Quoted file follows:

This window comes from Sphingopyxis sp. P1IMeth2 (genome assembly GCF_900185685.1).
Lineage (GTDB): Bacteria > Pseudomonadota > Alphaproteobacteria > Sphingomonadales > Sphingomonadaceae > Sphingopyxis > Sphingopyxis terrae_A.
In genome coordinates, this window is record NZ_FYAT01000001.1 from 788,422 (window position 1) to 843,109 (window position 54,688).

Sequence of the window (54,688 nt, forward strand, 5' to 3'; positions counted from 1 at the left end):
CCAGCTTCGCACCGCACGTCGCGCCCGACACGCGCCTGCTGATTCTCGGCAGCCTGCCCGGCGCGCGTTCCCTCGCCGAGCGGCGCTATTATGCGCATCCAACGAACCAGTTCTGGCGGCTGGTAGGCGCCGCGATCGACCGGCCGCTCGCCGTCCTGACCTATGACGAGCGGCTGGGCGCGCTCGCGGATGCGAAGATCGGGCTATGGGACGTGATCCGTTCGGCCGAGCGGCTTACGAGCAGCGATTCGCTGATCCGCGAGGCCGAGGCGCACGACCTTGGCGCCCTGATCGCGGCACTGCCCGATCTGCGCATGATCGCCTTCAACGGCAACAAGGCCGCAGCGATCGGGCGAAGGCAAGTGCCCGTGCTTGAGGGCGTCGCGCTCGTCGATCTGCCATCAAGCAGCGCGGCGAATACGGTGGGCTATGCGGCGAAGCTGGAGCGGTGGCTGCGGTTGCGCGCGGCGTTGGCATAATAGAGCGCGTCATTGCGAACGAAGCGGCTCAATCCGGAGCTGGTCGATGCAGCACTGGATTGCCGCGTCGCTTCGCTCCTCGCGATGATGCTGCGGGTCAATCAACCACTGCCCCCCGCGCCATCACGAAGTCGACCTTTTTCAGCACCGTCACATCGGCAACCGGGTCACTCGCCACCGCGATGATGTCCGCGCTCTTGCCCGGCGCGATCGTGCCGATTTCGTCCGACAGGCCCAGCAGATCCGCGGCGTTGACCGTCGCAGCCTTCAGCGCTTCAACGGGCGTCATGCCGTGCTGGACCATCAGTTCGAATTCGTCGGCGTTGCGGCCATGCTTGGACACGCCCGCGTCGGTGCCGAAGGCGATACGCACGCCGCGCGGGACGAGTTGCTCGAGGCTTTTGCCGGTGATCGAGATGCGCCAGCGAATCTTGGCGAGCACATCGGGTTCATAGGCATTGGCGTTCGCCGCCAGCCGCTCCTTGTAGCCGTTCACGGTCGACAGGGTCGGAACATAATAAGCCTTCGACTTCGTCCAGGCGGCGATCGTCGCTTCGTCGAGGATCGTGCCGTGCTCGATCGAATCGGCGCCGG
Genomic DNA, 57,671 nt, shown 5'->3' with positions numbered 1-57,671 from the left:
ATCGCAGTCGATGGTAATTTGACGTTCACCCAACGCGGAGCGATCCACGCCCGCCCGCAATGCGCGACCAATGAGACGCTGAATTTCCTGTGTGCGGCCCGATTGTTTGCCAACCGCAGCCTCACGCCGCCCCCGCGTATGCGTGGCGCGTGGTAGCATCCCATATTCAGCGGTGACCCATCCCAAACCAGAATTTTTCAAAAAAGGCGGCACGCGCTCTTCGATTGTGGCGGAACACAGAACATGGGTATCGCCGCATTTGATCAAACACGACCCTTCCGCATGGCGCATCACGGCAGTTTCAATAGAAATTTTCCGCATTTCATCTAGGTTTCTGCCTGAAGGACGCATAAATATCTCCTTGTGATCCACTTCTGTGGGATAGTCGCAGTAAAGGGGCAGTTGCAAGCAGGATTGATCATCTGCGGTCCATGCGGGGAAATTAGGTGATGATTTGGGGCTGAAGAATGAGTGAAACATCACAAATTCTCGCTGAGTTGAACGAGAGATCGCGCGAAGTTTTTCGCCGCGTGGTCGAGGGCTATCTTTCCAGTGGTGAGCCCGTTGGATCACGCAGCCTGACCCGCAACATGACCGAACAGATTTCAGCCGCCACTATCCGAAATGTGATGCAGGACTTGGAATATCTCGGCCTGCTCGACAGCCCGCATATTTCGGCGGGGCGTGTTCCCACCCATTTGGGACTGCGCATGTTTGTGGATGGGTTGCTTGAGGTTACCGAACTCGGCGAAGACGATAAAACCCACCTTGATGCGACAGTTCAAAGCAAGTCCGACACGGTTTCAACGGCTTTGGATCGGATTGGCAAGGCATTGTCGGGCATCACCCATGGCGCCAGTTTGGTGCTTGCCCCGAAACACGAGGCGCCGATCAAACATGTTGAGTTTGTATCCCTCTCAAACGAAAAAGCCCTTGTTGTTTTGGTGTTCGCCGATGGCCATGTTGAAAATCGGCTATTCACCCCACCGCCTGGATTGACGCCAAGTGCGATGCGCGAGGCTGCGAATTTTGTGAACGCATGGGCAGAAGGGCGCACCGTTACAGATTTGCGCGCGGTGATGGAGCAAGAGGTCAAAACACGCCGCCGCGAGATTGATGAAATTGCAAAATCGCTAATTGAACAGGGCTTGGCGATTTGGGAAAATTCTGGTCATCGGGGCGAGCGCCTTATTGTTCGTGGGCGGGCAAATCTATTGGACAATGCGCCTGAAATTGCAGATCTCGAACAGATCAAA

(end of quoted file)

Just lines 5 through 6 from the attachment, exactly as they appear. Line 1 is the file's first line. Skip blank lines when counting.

CCAGCTTCGCACCGCACGTCGCGCCCGACACGCGCCTGCTGATTCTCGGCAGCCTGCCCGGCGCGCGTTCCCTCGCCGAGCGGCGCTATTATGCGCATCCAACGAACCAGTTCTGGCGGCTGGTAGGCGCCGCGATCGACCGGCCGCTCGCCGTCCTGACCTATGACGAGCGGCTGGGCGCGCTCGCGGATGCGAAGATCGGGCTATGGGACGTGATCCGTTCGGCCGAGCGGCTTACGAGCAGCGATTCGCTGATCCGCGAGGCCGAGGCGCACGACCTTGGCGCCCTGATCGCGGCACTGCCCGATCTGCGCATGATCGCCTTCAACGGCAACAAGGCCGCAGCGATCGGGCGAAGGCAAGTGCCCGTGCTTGAGGGCGTCGCGCTCGTCGATCTGCCATCAAGCAGCGCGGCGAATACGGTGGGCTATGCGGCGAAGCTGGAGCGGTGGCTGCGGTTGCGCGCGGCGTTGGCATAATAGAGCGCGTCATTGCGAACGAAGCGGCTCAATCCGGAGCTGGTCGATGCAGCACTGGATTGCCGCGTCGCTTCGCTCCTCGCGATGATGCTGCGGGTCAATCAACCACTGCCCCCCGCGCCATCACGAAGTCGACCTTTTTCAGCACCGTCACATCGGCAACCGGGTCACTCGCCACCGCGATGATGTCCGCGCTCTTGCCCGGCGCGATCGTGCCGATTTCGTCCGACAGGCCCAGCAGATCCGCGGCGTTGACCGTCGCAGCCTTCAGCGCTTCAACGGGCGTCATGCCGTGCTGGACCATCAGTTCGAATTCGTCGGCGTTGCGGCCATGCTTGGACACGCCCGCGTCGGTGCCGAAGGCGATACGCACGCCGCGCGGGACGAGTTGCTCGAGGCTTTTGCCGGTGATCGAGATGCGCCAGCGAATCTTGGCGAGCACATCGGGTTCATAGGCATTGGCGTTCGCCGCCAGCCGCTCCTTGTAGCCGTTCACGGTCGACAGGGTCGGAACATAATAAGCCTTCGACTTCGTCCAGGCGGCGATCGTCGCTTCGTCGAGGATCGTGCCGTGCTCGATCGAATCGGCGCCGG
Genomic DNA, 57,671 nt, shown 5'->3' with positions numbered 1-57,671 from the left: